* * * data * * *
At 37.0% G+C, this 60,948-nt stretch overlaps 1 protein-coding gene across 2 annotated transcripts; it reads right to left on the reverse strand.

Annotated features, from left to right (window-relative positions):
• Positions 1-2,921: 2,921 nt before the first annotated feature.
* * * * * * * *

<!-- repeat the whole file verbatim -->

At 37.0% G+C, this 60,948-nt stretch overlaps 1 protein-coding gene across 2 annotated transcripts; it reads right to left on the reverse strand.

Annotated features, from left to right (window-relative positions):
• Positions 1-2,921: 2,921 nt before the first annotated feature.